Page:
However, I still felt like I was missing one piece of information after reading the article. I’ve seen quite a few comments and posts related to comparison between integer and text data types, but not many numbers. Even if I knew that the principles were the same, I wanted the numbers. Therefore, I decided to do it myself. I have compared metrics and performance between some commonly used types of data.
I created four equal data models in Power BI Desktop with only one difference. The column used in relationship between the fact and dimension tables. I tested using different Integer values (Whole numbers), Integer values stored as Text and GUID’s (Text).
I used a modified version of the Contoso Data Generator from SQLBI. You can find the original version here.
The test was based with a small model containing two dimensions and one fact table. One dimension was a date table which didn’t affect the result of the test. The fact table had around 10 million rows. The original version had only integer surrogate keys. I imported the data in four different data models in Power BI desktop. All data where equal except for the key column used in the relationship between the fact and dimension table.
I used the following DAX query to test the performance against all three data models separately.
DEFINE MEASURE Sales[Sales] = CALCULATE ( SUMX ( Sales, Sales[Net Price] * Sales[Quantity] ) ) EVALUATE SUMMARIZECOLUMNS ( 'Date'[Year], 'Date'[Month], 'Product'[Product Name], "Sales", [Sales] )
I used DAX Studio to benchmark the query performance and Vertipaq Analyzer in DAX Studio to analyze the dataset.
Do you want to know more about how to use DAX Studio with Power BI? You can read about it in my article here.
Test model #1 – Whole number
Columns contained values with sequence starting from 1
Average cold query execution time: 1955,4 milliseconds
Average warm query execution time: 1650 milliseconds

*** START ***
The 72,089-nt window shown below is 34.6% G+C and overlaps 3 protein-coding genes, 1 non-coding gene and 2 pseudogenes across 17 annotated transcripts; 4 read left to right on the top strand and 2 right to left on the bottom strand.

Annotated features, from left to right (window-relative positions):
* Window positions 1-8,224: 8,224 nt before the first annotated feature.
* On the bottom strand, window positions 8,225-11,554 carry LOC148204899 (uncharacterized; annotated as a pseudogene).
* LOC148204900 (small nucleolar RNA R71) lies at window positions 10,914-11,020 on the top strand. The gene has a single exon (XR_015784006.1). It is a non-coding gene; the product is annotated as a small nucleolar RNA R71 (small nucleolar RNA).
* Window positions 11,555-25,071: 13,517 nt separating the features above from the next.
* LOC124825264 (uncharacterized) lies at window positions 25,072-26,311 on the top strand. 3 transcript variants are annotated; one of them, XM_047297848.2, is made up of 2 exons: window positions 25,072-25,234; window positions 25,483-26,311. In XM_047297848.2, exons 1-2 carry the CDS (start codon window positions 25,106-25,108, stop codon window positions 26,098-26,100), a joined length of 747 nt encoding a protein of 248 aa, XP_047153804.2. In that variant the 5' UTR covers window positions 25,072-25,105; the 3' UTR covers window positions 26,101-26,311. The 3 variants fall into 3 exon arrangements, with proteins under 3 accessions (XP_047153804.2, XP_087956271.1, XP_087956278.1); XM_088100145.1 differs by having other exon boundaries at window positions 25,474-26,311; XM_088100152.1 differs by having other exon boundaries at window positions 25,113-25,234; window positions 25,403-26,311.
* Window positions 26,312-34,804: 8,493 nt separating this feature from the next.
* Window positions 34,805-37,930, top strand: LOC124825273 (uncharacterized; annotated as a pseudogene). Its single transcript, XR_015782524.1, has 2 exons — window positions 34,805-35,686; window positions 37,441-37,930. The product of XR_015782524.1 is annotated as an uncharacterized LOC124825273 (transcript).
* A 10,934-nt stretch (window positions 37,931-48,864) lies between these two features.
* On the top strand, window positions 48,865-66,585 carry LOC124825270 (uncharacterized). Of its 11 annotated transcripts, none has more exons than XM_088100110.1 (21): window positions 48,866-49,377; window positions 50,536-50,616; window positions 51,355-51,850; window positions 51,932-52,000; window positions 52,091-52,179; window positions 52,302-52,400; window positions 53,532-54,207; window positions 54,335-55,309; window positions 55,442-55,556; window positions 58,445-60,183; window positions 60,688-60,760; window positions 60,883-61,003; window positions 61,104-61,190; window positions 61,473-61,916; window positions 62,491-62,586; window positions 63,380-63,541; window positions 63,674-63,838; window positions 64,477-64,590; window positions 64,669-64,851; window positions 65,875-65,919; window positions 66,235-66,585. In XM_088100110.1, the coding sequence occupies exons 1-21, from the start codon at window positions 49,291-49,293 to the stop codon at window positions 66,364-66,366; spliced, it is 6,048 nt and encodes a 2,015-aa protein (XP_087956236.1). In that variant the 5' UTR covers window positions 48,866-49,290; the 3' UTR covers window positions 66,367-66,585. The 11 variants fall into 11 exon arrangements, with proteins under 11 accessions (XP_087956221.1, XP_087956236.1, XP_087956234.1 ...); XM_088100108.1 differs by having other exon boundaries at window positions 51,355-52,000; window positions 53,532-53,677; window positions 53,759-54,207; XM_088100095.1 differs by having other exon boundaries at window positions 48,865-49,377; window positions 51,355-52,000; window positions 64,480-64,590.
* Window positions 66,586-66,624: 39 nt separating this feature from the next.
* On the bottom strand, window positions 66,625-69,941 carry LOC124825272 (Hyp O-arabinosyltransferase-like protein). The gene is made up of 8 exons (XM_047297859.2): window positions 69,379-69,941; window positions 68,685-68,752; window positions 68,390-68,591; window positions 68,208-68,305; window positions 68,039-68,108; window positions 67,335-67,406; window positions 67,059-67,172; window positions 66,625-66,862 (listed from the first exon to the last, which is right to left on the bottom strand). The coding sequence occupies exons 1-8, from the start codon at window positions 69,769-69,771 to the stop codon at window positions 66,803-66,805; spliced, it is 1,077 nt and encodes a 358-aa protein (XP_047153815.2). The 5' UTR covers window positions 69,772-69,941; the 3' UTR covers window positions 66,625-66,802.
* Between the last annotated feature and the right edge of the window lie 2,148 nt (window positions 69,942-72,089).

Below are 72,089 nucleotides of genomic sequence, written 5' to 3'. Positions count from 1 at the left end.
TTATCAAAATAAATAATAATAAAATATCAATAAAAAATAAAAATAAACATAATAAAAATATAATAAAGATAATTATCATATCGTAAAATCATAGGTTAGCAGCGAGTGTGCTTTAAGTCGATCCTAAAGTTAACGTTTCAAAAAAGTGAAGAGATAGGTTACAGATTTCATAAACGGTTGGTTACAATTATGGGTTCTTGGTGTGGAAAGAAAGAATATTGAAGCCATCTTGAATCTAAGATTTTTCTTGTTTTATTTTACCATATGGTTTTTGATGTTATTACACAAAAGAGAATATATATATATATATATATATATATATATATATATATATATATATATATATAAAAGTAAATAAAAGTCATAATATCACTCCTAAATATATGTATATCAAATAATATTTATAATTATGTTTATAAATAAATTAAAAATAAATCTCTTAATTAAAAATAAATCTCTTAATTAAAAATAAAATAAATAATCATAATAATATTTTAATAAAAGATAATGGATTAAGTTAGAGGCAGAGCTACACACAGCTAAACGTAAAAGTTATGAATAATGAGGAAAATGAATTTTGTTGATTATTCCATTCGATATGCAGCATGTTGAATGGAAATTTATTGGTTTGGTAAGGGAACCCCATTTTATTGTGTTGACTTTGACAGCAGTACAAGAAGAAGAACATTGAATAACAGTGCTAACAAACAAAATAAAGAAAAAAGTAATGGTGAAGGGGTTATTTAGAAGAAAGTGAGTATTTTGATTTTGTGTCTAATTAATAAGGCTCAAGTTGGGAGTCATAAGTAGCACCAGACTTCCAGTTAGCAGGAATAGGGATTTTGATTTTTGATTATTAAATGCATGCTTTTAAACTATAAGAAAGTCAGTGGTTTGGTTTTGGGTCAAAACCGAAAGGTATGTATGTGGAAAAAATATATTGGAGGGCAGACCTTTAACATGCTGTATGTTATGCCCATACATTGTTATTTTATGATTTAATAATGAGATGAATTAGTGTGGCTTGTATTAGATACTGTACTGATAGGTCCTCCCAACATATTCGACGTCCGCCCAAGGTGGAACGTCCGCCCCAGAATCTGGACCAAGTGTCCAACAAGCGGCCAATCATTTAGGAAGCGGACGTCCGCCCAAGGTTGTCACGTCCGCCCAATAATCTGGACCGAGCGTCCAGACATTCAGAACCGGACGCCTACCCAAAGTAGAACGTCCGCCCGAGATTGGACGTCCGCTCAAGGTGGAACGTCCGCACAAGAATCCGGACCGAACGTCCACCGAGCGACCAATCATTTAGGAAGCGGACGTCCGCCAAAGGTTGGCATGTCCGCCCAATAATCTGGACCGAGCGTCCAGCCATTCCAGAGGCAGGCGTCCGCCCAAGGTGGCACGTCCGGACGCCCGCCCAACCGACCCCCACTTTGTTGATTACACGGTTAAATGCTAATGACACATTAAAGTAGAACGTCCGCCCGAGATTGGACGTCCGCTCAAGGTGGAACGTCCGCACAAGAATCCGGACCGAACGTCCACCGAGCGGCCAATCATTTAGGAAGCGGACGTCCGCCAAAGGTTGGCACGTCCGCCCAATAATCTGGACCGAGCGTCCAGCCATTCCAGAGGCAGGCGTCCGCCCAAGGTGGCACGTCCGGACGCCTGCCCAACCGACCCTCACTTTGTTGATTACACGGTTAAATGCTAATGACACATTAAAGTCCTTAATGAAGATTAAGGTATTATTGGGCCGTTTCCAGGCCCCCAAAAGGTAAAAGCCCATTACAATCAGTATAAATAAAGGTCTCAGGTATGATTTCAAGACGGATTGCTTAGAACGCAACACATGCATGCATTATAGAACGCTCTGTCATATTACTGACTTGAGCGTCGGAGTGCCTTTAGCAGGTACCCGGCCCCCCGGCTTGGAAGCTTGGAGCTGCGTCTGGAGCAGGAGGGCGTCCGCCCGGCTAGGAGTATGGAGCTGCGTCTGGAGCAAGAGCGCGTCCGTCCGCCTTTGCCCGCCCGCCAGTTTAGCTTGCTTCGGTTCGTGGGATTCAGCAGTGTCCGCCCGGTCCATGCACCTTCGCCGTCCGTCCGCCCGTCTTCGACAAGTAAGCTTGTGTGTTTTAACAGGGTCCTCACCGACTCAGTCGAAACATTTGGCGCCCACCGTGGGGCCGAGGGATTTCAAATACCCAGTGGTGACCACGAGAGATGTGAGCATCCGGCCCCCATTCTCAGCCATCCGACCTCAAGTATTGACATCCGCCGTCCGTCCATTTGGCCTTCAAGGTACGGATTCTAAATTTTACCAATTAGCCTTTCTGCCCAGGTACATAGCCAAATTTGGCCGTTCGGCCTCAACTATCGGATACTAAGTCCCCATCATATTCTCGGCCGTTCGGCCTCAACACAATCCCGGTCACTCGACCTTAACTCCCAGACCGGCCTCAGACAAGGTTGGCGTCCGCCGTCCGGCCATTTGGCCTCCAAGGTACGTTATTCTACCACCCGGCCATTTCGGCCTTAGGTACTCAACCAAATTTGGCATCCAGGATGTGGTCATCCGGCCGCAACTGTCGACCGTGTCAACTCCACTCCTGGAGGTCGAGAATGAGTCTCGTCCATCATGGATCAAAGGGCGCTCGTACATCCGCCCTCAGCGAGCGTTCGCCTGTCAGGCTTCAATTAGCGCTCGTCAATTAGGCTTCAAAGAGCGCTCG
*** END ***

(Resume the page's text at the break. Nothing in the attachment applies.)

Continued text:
Relationship columns stats and size
Column Sales[ProductKey] size is 14,93 mb and Column Product[ProductKey] is 0.1 mb.
ProductKey column is stored as an integer. This would normally be encoded with VALUE encoding. However, because it’s used in a relationship the encoding type is replaced with HASH encoding.
You can also see that the dictionary size and cardinality is the same across the two different columns. However, the data size is different due to the different number of rows in the tables.
Test model #2 – Whole number
Columns contained values with sequence starting from 10000000001).
This data model is an exact copy of data model #1. With the exception that the surrogate key column has higher integer values.
Average cold query execution time: 1949,8 milliseconds
Average warm query execution time: 1776,2 milliseconds
Relationship columns stats and size
There’s one interesting thing to notice here. The size of the dictionary is around twice the size of the previous model. Even though both models have the column stored as whole numbers(Int64) in Power BI. The only difference is the size of the integers, which affect the storage and therefore also the size of the dictionary.
Test model #3 Integer as Text data type
This data model is an exact copy of data model #1. With the exception that the key column is stored as Text instead of Whole numbers
Average cold query execution time: 1986,80 ms
Average warm query execution time: 1742,2 ms
Relationship columns stats and size:
Test model #4 GUIDs (Text)